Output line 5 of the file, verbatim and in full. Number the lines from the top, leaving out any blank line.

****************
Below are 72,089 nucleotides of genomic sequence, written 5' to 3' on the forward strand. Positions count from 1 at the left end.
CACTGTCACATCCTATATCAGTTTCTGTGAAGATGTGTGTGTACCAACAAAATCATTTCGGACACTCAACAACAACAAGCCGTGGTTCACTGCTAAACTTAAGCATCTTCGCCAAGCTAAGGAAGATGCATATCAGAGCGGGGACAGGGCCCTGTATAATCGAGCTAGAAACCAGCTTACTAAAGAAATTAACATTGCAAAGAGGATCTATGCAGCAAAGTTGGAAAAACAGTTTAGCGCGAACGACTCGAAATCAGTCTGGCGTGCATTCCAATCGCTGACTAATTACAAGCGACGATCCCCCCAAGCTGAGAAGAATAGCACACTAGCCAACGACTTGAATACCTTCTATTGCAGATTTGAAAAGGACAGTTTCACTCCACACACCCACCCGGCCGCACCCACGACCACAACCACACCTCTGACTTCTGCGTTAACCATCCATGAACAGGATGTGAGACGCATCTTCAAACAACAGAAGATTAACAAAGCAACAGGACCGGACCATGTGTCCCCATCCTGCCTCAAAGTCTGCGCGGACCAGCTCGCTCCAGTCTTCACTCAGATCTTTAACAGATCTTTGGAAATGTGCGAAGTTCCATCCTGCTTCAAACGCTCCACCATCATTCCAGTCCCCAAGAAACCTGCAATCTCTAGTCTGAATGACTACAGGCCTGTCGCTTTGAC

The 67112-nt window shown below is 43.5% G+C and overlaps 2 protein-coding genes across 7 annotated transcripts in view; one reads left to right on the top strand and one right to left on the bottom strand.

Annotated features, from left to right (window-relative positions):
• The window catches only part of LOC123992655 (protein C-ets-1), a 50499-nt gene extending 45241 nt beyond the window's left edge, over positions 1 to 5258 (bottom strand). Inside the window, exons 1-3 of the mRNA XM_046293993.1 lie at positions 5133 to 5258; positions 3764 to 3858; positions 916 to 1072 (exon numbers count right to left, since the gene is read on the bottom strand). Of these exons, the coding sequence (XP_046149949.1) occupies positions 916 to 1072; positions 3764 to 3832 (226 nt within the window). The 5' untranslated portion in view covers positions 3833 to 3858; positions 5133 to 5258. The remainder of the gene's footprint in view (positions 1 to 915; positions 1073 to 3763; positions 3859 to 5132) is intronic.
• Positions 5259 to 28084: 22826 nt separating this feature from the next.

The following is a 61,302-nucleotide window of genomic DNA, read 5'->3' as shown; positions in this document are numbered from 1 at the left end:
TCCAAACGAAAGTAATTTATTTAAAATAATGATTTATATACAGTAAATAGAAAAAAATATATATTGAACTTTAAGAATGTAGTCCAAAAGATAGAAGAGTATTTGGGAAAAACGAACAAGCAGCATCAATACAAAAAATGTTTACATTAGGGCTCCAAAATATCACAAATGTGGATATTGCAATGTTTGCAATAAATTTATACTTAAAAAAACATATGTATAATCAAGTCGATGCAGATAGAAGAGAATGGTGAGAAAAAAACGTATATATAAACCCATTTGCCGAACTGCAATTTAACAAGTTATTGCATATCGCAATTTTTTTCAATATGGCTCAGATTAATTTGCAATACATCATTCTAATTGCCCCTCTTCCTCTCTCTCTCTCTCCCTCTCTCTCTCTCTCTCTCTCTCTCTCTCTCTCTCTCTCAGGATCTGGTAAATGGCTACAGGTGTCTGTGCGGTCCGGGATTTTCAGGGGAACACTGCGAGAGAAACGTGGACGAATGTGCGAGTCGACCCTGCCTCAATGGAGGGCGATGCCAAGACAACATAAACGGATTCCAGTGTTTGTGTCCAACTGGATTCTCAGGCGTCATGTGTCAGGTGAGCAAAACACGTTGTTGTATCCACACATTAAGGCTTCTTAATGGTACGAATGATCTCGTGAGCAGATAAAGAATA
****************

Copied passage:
• The window catches only part of LOC123992655 (protein C-ets-1), a 50499-nt gene extending 45241 nt beyond the window's left edge, over positions 1 to 5258 (bottom strand). Inside the window, exons 1-3 of the mRNA XM_046293993.1 lie at positions 5133 to 5258; positions 3764 to 3858; positions 916 to 1072 (exon numbers count right to left, since the gene is read on the bottom strand). Of these exons, the coding sequence (XP_046149949.1) occupies positions 916 to 1072; positions 3764 to 3832 (226 nt within the window). The 5' untranslated portion in view covers positions 3833 to 3858; positions 5133 to 5258. The remainder of the gene's footprint in view (positions 1 to 915; positions 1073 to 3763; positions 3859 to 5132) is intronic.